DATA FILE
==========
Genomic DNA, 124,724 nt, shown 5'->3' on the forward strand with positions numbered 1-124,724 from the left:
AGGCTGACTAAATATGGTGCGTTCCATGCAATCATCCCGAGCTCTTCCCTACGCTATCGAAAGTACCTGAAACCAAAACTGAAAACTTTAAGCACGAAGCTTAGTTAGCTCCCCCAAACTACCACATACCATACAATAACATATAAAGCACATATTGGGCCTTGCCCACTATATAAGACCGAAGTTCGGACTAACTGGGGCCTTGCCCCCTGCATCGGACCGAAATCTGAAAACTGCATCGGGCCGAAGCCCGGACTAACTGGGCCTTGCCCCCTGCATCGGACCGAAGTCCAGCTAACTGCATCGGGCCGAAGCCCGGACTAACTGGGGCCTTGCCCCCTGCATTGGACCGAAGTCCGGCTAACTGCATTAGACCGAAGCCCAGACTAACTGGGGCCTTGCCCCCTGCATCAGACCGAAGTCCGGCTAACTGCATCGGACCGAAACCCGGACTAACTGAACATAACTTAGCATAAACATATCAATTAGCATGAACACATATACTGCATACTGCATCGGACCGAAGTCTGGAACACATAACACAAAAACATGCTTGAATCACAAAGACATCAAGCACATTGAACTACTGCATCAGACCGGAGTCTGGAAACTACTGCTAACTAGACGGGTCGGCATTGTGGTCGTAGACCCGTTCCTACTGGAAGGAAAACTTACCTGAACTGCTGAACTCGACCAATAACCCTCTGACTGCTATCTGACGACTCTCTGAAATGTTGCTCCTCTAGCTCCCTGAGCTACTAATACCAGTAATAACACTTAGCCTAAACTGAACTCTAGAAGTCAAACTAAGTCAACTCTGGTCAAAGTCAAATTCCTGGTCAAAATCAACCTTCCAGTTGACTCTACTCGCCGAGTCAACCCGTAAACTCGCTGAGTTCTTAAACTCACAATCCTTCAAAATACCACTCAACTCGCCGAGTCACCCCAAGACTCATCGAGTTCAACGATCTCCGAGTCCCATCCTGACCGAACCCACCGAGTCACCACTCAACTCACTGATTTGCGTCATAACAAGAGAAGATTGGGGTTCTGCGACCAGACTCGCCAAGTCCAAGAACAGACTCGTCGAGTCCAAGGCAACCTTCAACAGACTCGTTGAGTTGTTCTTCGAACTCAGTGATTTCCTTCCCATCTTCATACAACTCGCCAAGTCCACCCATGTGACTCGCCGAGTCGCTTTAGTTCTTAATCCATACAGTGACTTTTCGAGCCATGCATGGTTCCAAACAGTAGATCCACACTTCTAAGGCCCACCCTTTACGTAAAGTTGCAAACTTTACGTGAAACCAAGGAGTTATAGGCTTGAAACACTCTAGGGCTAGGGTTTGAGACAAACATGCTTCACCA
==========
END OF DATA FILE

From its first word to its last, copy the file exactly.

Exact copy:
Genomic DNA, 124,724 nt, shown 5'->3' on the forward strand with positions numbered 1-124,724 from the left:
AGGCTGACTAAATATGGTGCGTTCCATGCAATCATCCCGAGCTCTTCCCTACGCTATCGAAAGTACCTGAAACCAAAACTGAAAACTTTAAGCACGAAGCTTAGTTAGCTCCCCCAAACTACCACATACCATACAATAACATATAAAGCACATATTGGGCCTTGCCCACTATATAAGACCGAAGTTCGGACTAACTGGGGCCTTGCCCCCTGCATCGGACCGAAATCTGAAAACTGCATCGGGCCGAAGCCCGGACTAACTGGGCCTTGCCCCCTGCATCGGACCGAAGTCCAGCTAACTGCATCGGGCCGAAGCCCGGACTAACTGGGGCCTTGCCCCCTGCATTGGACCGAAGTCCGGCTAACTGCATTAGACCGAAGCCCAGACTAACTGGGGCCTTGCCCCCTGCATCAGACCGAAGTCCGGCTAACTGCATCGGACCGAAACCCGGACTAACTGAACATAACTTAGCATAAACATATCAATTAGCATGAACACATATACTGCATACTGCATCGGACCGAAGTCTGGAACACATAACACAAAAACATGCTTGAATCACAAAGACATCAAGCACATTGAACTACTGCATCAGACCGGAGTCTGGAAACTACTGCTAACTAGACGGGTCGGCATTGTGGTCGTAGACCCGTTCCTACTGGAAGGAAAACTTACCTGAACTGCTGAACTCGACCAATAACCCTCTGACTGCTATCTGACGACTCTCTGAAATGTTGCTCCTCTAGCTCCCTGAGCTACTAATACCAGTAATAACACTTAGCCTAAACTGAACTCTAGAAGTCAAACTAAGTCAACTCTGGTCAAAGTCAAATTCCTGGTCAAAATCAACCTTCCAGTTGACTCTACTCGCCGAGTCAACCCGTAAACTCGCTGAGTTCTTAAACTCACAATCCTTCAAAATACCACTCAACTCGCCGAGTCACCCCAAGACTCATCGAGTTCAACGATCTCCGAGTCCCATCCTGACCGAACCCACCGAGTCACCACTCAACTCACTGATTTGCGTCATAACAAGAGAAGATTGGGGTTCTGCGACCAGACTCGCCAAGTCCAAGAACAGACTCGTCGAGTCCAAGGCAACCTTCAACAGACTCGTTGAGTTGTTCTTCGAACTCAGTGATTTCCTTCCCATCTTCATACAACTCGCCAAGTCCACCCATGTGACTCGCCGAGTCGCTTTAGTTCTTAATCCATACAGTGACTTTTCGAGCCATGCATGGTTCCAAACAGTAGATCCACACTTCTAAGGCCCACCCTTTACGTAAAGTTGCAAACTTTACGTGAAACCAAGGAGTTATAGGCTTGAAACACTCTAGGGCTAGGGTTTGAGACAAACATGCTTCACCA